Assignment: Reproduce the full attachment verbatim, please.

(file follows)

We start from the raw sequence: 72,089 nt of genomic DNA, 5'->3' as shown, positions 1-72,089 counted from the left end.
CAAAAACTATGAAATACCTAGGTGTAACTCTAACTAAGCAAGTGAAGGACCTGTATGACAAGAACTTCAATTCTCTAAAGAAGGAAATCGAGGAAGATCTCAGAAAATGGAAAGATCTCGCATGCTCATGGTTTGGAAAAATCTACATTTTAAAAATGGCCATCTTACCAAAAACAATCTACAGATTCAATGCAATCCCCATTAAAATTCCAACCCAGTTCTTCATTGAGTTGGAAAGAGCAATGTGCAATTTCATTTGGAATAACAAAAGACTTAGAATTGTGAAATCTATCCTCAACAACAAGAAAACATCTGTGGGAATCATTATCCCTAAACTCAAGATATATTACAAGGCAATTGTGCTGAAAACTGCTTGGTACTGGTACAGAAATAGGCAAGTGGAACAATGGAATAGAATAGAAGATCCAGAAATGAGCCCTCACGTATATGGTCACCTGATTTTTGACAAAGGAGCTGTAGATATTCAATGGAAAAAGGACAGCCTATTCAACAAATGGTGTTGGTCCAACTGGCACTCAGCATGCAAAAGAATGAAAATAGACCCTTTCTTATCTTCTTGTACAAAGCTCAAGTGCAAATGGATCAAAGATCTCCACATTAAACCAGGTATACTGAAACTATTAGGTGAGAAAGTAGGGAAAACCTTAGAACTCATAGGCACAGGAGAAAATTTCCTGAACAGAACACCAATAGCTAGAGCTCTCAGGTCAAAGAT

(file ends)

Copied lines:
We start from the raw sequence: 72,089 nt of genomic DNA, 5'->3' as shown, positions 1-72,089 counted from the left end.
CAAAAACTATGAAATACCTAGGTGTAACTCTAACTAAGCAAGTGAAGGACCTGTATGACAAGAACTTCAATTCTCTAAAGAAGGAAATCGAGGAAGATCTCAGAAAATGGAAAGATCTCGCATGCTCATGGTTTGGAAAAATCTACATTTTAAAAATGGCCATCTTACCAAAAACAATCTACAGATTCAATGCAATCCCCATTAAAATTCCAACCCAGTTCTTCATTGAGTTGGAAAGAGCAATGTGCAATTTCATTTGGAATAACAAAAGACTTAGAATTGTGAAATCTATCCTCAACAACAAGAAAACATCTGTGGGAATCATTATCCCTAAACTCAAGATATATTACAAGGCAATTGTGCTGAAAACTGCTTGGTACTGGTACAGAAATAGGCAAGTGGAACAATGGAATAGAATAGAAGATCCAGAAATGAGCCCTCACGTATATGGTCACCTGATTTTTGACAAAGGAGCTGTAGATATTCAATGGAAAAAGGACAGCCTATTCAACAAATGGTGTTGGTCCAACTGGCACTCAGCATGCAAAAGAATGAAAATAGACCCTTTCTTATCTTCTTGTACAAAGCTCAAGTGCAAATGGATCAAAGATCTCCACATTAAACCAGGTATACTGAAACTATTAGGTGAGAAAGTAGGGAAAACCTTAGAACTCATAGGCACAGGAGAAAATTTCCTGAACAGAACACCAATAGCTAGAGCTCTCAGGTCAAAGAT